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Court fights can get ugly quickly, and some of the most emotionally charged legal battles involve disagreements over wills. The disputes wind up pitting one family member against another in the distribution of money and property that a loved one has left behind.

It’s sad, because one of the reasons for having a will in the first place is to spare the family some of the headaches that inevitably result during such a difficult time. Ideally, the will spells out clearly the intentions of the decedent whose wishes can then be carried out without a lot of drama.

But a will can also be challenged in probate court, so long as the person contesting it has legal standing to do so.

Who Can Contest a Will?

“Standing” is a term of art that refers to a person’s right to make a claim. The law does not permit just anyone to challenge a particular legal action. A person must have a personal stake in the controversy.

In the case of a will, a party is deemed to have standing if they will inherit less under the will than without it.

How is that possible? Well, when a family member dies without a will – known as dying “intestate” – there are laws in place that dictate how the assets will be distributed. A will supersedes those laws.

When someone contests a will, they are essentially saying that they would be better off if the will had never been written and the family member had died intestate.

For example, Ohio law allows parents to write a will that serves to disinherit their children. So if for some reason you don’t want your assets passing to your sons or daughters, you can create a will that cuts them out and directs those assets elsewhere.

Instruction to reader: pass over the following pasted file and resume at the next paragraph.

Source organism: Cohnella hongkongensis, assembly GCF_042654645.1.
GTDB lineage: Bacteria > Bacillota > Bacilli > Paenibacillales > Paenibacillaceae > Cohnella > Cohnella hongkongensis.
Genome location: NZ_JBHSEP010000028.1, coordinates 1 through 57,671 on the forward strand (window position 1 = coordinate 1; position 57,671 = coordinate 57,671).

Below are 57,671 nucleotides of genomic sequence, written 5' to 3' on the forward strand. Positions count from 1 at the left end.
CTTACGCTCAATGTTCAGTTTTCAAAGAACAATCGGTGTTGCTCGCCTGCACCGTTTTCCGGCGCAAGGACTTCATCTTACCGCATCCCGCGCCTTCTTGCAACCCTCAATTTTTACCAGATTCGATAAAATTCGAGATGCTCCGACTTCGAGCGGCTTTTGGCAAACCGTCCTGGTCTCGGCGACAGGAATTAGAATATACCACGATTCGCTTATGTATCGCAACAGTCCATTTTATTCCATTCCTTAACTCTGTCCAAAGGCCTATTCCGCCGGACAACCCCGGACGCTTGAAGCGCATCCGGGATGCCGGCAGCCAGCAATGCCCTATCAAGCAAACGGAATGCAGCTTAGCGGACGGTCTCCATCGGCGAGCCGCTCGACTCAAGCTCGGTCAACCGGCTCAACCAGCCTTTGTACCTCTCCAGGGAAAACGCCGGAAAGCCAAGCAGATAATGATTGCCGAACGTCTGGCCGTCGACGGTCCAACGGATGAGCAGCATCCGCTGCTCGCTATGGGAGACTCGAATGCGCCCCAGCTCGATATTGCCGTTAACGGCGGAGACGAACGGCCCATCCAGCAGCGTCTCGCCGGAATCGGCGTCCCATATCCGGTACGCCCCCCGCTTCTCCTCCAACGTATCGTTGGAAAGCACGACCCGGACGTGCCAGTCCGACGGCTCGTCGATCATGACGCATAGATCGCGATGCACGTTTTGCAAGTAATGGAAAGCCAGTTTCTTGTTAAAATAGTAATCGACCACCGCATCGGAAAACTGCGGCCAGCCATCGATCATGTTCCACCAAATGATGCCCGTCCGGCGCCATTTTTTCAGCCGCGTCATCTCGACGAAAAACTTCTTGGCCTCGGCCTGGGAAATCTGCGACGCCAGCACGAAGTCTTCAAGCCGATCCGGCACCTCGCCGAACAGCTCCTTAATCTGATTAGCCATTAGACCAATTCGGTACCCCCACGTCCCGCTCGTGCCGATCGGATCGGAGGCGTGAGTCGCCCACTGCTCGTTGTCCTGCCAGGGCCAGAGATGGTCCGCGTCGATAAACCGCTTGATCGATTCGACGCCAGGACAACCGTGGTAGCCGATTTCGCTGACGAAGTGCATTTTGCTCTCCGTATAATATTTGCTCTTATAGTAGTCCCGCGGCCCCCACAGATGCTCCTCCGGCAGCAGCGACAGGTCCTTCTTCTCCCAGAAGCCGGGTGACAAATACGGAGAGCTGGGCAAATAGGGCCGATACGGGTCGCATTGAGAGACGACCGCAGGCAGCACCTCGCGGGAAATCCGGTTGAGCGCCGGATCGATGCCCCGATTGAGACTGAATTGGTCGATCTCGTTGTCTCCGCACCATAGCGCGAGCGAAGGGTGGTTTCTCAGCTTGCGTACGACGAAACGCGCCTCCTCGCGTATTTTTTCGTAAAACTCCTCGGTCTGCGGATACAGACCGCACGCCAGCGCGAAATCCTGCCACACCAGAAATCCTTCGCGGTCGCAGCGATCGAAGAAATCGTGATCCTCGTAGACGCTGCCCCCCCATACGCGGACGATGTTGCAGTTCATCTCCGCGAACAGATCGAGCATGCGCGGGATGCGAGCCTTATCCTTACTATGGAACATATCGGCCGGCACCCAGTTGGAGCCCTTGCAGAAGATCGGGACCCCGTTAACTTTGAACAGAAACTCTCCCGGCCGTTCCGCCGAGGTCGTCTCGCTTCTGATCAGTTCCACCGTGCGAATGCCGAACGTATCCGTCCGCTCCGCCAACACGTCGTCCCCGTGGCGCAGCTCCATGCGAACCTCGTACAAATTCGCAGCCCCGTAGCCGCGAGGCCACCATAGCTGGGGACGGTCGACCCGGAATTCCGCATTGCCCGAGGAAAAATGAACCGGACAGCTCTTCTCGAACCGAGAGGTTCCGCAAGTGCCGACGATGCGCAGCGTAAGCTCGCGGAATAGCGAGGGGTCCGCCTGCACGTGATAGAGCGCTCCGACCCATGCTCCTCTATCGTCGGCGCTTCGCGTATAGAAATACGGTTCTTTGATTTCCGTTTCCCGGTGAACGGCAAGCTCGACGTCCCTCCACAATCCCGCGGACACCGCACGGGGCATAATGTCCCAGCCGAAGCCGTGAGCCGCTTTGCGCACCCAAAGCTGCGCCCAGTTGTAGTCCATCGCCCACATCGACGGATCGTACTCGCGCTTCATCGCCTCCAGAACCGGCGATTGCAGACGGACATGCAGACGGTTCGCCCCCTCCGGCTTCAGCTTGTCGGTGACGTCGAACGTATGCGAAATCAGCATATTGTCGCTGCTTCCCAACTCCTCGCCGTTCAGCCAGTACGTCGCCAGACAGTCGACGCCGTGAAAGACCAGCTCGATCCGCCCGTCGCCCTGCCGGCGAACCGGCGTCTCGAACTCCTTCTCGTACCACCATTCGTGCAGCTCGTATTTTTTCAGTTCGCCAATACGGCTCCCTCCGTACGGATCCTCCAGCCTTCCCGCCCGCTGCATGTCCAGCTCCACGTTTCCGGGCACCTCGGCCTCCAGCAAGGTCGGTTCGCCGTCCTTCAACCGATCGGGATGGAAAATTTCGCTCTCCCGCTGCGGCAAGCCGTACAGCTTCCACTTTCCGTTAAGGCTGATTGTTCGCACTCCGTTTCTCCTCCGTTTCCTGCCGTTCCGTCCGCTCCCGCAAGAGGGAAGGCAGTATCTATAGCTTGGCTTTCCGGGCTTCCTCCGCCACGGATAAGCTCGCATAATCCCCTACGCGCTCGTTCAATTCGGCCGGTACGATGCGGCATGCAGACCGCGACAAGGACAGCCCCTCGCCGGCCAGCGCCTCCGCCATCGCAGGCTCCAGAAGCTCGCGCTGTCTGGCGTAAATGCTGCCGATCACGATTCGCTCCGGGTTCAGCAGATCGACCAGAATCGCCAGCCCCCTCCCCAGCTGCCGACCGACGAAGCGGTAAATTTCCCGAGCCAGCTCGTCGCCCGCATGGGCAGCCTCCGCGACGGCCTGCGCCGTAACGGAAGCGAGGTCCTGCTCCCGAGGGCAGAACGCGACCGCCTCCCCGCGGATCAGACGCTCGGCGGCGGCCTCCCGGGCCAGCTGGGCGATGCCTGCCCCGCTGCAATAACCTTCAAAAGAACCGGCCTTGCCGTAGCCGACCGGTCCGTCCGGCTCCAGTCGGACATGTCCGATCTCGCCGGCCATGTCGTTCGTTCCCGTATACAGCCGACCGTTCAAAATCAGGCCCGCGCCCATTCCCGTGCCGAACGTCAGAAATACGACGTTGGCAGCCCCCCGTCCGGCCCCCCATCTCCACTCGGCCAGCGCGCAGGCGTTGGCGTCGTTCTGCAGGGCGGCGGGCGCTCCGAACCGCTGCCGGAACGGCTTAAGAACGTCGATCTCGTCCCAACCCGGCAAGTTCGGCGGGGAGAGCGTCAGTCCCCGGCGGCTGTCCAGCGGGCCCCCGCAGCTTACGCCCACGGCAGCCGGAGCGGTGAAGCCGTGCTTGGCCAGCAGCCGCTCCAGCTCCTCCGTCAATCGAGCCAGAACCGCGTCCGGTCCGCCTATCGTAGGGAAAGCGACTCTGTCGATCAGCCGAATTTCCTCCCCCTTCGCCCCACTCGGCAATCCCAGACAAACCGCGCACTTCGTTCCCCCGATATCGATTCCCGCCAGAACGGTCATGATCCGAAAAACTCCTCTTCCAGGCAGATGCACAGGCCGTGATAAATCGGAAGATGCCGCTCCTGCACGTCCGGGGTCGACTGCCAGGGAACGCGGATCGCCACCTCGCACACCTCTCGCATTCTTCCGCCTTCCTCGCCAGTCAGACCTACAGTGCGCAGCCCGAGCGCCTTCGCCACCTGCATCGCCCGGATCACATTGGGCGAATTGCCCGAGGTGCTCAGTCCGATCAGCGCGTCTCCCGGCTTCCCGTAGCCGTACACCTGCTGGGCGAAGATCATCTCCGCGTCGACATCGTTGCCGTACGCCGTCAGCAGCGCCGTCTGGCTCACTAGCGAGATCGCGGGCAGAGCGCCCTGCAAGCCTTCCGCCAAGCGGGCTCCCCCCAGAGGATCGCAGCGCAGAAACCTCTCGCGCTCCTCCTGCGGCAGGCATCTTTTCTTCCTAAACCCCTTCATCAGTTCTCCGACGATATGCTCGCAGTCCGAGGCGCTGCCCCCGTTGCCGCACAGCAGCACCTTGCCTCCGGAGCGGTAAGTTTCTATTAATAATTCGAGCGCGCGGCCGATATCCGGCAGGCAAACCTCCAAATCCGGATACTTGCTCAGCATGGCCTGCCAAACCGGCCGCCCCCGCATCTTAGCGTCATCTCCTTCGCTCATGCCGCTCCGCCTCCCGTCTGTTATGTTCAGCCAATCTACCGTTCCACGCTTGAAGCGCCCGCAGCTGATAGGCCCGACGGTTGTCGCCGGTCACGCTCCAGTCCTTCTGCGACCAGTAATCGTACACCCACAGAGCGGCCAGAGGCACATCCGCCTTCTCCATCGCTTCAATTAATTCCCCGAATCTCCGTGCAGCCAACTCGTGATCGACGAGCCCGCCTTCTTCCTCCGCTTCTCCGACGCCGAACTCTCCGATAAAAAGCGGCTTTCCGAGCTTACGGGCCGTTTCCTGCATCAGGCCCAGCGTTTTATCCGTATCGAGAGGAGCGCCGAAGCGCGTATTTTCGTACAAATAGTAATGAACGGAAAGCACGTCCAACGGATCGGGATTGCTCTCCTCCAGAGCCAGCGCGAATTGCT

But because the children would stand to inherit under Ohio’s intestate succession laws, they would have the legal standing to challenge the will in court.

Grounds For Contesting a Will

A will can be contested on a number of grounds. First, in order to make a will, a person must be of sound mind. An individual may challenge the will by arguing that the decedent did not have sufficient mental capacity to understand the nature and extent of their estate or appreciate the effect the will would have on the distribution of property.

If evidence exists to show that fraud or undue influence played a role in the making of the will, that can also be grounds to have the will thrown out.

In addition, Ohio law sets forth a number of formalities for making a will – the signatures that are required, the qualifications of witnessing parties, and so on. If those formalities are not followed, a will may be deemed invalid.

Often times, families end up in court because of a divorce and subsequent remarriage. The will may still list an old spouse as a recipient of a portion of the estate and may not account for children acquired through a second marriage.

Consult an Expert

Because every family situation is different, it’s important to sit down with an experienced attorney to discuss your options when writing a will or when faced with the possibility of having to contest a will in court.

Attorney John C. Grundy has been helping families throughout Northeast Ohio navigate probate and estate administration for nearly 30 years. Contact the office to arrange a free consultation.